Cookies on this website
We use cookies to ensure that we give you the best experience on our website. If you click 'Continue' we'll assume that you are happy to receive all cookies and you won't see this message again. Click 'Find out more' for information on how to change your cookie settings.

PURPOSE: Interest is growing in a possible link between epilepsy and bipolar disorder (BPD). We used two large datasets of hospital admission data to determine whether epilepsy and BPD occur together in the same individuals more commonly than expected. METHODS: We undertook retrospective cohort studies using the Oxford Record Linkage Study (ORLS) and English national linked Hospital Episode Statistics. We constructed a cohort of people in each dataset admitted with epilepsy (without prior admission for BPD), and a control cohort (without prior admission for BPD), and compared their subsequent admission rates for BPD. Conversely, we constructed a cohort of people in each dataset admitted with BPD and a control cohort (both without prior admission for epilepsy), and compared their subsequent admission rates for epilepsy. RESULTS: In the epilepsy cohort, compared with the control cohort, the rate ratio (RR) for BPD was significantly high at 3.0 (95 % confidence interval 1.7-5.1) in the ORLS and 3.6 (3.3-3.9) in the all-England dataset. In the BPD cohort, the RR for epilepsy was 2.2 (1.2-3.7) in the ORLS and 4.2 (4.0-4.4) in the all-England cohort. We found no significant differences between RRs for males and females. CONCLUSIONS: Epilepsy and BPD occur together in individuals more frequently than expected by chance.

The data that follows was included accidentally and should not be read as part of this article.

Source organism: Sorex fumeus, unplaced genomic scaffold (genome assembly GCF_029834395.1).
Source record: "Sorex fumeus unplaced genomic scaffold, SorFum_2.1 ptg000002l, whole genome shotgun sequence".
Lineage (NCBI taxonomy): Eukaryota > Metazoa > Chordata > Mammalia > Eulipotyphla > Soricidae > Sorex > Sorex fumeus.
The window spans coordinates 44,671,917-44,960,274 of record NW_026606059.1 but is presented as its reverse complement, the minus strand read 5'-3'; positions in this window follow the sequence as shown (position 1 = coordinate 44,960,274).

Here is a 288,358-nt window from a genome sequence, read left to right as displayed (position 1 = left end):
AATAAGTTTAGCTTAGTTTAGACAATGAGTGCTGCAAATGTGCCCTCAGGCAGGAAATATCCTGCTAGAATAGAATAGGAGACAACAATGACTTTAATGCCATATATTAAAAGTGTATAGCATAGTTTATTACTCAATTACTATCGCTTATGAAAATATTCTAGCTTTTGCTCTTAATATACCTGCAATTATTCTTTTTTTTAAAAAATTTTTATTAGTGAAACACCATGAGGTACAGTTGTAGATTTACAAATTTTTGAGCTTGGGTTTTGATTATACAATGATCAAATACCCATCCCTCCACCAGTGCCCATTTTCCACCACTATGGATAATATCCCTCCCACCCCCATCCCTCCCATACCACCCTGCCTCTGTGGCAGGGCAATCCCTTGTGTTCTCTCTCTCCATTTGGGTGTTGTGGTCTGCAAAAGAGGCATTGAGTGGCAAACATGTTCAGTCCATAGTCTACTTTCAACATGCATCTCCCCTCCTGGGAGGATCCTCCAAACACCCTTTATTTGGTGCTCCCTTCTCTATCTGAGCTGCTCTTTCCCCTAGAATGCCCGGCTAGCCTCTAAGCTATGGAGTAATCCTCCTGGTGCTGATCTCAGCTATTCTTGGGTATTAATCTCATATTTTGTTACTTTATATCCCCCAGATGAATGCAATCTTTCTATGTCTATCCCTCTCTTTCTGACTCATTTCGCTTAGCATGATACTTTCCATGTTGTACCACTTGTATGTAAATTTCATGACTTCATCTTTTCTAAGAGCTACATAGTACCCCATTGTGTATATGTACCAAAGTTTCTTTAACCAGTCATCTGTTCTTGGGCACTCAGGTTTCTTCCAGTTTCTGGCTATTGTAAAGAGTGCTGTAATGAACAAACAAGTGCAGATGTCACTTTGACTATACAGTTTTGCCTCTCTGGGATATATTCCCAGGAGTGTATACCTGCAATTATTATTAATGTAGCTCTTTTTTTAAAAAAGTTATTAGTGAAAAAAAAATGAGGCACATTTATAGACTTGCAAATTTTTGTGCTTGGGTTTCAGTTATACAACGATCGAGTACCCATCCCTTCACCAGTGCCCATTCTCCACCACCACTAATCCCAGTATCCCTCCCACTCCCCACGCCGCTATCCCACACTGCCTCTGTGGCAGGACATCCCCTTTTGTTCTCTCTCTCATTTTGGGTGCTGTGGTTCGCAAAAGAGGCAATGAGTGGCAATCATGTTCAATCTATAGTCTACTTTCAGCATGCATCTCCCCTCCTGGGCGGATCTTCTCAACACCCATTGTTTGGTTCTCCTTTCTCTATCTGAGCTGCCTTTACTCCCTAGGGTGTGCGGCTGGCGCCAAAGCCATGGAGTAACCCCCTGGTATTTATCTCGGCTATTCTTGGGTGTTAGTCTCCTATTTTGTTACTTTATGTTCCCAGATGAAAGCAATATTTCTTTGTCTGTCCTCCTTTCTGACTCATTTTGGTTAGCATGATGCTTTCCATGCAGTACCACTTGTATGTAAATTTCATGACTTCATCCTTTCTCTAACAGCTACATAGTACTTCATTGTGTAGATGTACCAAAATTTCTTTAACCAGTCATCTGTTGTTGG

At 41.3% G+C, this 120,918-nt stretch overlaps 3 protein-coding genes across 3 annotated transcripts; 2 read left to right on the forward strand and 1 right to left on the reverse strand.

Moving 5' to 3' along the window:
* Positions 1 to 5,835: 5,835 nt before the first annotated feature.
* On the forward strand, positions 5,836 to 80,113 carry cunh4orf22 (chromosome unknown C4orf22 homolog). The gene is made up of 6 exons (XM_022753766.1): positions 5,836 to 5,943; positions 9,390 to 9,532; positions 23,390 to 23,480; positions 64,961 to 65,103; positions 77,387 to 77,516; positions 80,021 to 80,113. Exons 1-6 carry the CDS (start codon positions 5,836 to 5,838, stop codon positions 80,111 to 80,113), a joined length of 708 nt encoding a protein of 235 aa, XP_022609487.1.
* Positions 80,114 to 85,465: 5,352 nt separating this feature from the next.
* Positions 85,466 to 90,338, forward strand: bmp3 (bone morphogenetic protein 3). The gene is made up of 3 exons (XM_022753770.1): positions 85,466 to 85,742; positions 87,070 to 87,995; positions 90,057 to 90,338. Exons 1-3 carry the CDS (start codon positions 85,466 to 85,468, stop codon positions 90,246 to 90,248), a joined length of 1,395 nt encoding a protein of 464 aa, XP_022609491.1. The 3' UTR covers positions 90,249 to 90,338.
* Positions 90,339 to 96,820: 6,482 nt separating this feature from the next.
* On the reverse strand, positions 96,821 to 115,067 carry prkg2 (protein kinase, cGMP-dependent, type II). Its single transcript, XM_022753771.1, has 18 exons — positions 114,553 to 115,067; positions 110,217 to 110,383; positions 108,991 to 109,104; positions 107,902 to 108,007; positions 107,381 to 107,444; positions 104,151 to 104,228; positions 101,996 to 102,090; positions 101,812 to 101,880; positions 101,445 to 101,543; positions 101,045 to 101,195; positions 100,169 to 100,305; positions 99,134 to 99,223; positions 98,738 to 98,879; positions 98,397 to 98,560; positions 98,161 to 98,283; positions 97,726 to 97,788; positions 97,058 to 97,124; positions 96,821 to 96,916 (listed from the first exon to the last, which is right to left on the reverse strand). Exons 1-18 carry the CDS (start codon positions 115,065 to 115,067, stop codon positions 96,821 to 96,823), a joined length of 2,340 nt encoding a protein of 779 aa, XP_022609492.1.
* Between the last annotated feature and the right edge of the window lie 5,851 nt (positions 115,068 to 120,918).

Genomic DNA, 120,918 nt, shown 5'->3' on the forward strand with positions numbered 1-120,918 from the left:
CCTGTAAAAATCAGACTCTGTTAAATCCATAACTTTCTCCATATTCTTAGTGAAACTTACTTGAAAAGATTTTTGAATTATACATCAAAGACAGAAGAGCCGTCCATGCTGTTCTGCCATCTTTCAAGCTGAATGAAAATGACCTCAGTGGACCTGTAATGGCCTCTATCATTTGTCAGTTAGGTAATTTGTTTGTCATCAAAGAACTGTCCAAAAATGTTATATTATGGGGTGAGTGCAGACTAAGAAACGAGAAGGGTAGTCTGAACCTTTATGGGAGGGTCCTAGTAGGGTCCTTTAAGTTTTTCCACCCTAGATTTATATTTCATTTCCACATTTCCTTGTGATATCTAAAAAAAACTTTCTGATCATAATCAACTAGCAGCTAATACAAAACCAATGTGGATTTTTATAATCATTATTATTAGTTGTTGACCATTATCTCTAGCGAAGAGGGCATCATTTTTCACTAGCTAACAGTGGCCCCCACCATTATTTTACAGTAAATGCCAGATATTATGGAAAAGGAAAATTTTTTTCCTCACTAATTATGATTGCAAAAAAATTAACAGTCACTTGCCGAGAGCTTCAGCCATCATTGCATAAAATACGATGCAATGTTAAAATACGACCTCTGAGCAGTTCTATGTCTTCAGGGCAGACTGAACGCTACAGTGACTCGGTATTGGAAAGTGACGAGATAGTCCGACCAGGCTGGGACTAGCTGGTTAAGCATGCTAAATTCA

Original publication

DOI

10.1007/s00127-014-0853-9

Type

Journal article

Journal

Soc Psychiatry Psychiatr Epidemiol

Publication Date

09/2014

Volume

49

Pages

1483 - 1488

Keywords

Adolescent, Adult, Aged, Bipolar Disorder, Child, Child, Preschool, England, Epilepsy, Female, Hospitalization, Humans, Infant, Infant, Newborn, Male, Medical Record Linkage, Middle Aged, Retrospective Studies, Young Adult